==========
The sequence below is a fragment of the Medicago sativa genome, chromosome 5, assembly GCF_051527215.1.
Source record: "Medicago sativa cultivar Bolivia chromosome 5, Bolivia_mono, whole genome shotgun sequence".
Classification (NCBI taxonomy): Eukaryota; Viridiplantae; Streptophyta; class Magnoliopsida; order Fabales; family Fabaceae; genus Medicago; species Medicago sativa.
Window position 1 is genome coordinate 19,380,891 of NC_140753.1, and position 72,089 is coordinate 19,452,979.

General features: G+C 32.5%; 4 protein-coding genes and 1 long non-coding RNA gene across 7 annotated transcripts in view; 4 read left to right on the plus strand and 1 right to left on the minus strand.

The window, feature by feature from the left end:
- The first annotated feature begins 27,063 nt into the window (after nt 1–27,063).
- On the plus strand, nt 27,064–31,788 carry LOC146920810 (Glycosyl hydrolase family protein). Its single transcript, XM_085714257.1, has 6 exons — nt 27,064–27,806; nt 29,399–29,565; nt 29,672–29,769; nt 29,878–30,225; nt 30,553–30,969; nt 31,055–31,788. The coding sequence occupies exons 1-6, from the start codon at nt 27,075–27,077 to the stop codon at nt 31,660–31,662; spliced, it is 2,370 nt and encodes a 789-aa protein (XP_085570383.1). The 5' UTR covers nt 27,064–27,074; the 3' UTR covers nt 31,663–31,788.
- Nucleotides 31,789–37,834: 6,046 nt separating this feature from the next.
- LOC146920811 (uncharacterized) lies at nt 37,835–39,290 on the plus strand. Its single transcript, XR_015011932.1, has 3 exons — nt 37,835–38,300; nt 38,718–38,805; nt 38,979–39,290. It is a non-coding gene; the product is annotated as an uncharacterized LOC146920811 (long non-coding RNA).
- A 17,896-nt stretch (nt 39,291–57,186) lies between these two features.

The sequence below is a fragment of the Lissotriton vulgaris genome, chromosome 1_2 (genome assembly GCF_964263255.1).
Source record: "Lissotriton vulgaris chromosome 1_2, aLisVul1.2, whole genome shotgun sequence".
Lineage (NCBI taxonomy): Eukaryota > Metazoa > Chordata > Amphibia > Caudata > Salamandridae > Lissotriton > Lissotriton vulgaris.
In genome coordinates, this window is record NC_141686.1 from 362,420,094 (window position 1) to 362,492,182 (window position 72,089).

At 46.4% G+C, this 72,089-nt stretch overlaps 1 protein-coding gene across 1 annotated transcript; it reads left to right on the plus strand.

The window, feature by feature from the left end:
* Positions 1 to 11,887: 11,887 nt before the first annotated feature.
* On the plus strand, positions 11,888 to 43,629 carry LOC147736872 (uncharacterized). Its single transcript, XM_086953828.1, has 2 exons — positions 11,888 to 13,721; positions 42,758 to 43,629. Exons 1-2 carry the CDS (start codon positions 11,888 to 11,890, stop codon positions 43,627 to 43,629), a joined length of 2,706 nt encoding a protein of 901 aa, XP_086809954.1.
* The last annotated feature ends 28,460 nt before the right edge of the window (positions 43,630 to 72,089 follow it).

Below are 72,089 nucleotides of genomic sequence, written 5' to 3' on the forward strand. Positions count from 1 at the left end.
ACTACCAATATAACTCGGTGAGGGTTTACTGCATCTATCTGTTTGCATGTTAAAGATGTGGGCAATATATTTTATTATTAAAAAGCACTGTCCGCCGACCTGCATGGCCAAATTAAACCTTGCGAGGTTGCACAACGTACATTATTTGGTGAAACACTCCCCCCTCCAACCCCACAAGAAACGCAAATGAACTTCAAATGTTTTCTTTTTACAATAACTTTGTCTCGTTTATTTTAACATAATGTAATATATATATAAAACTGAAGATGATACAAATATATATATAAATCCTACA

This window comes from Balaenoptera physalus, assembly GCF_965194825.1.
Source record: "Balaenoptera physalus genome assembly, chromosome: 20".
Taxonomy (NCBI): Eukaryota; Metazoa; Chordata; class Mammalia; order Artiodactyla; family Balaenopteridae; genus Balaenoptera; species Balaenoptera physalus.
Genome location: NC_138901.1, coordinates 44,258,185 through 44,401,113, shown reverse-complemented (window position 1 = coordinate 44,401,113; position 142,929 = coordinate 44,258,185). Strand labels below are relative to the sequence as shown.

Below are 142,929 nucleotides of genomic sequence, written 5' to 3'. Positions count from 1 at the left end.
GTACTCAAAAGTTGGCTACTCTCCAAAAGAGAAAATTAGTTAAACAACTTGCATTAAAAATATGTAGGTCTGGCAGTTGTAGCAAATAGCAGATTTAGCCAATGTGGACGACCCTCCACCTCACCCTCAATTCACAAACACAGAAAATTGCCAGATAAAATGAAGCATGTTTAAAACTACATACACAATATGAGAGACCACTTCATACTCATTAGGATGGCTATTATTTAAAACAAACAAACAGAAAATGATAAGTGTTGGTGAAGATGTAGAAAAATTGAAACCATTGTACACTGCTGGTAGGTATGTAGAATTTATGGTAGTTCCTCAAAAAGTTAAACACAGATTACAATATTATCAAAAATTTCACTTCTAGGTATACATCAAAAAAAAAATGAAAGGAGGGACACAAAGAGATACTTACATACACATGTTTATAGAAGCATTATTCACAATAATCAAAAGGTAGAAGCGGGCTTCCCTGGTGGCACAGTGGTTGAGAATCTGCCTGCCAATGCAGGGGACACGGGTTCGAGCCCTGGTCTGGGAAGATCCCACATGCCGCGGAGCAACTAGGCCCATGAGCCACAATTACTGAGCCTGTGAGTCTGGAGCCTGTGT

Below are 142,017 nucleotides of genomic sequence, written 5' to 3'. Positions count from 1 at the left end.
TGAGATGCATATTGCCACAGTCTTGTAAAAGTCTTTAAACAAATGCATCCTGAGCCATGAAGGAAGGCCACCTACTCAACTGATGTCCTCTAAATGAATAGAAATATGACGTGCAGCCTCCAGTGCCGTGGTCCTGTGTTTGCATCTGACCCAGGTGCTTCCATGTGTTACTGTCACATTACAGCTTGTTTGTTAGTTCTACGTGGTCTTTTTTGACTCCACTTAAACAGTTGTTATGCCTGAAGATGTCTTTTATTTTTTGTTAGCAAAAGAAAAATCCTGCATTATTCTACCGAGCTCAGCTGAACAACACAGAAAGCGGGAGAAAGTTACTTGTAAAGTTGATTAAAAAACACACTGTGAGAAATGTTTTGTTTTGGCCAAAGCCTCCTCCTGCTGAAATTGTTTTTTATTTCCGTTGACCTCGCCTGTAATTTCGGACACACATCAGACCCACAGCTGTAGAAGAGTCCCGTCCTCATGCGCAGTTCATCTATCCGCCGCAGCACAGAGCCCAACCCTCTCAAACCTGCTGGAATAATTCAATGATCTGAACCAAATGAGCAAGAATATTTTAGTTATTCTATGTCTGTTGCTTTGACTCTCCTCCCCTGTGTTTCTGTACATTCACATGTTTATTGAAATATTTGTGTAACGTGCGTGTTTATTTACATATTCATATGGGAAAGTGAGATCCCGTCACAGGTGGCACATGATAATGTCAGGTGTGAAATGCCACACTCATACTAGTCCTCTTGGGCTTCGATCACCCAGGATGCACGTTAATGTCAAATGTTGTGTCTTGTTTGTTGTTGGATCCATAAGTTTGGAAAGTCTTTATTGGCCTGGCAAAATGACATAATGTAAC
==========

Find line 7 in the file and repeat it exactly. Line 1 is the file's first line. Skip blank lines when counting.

- The first annotated feature begins 27,063 nt into the window (after nt 1–27,063).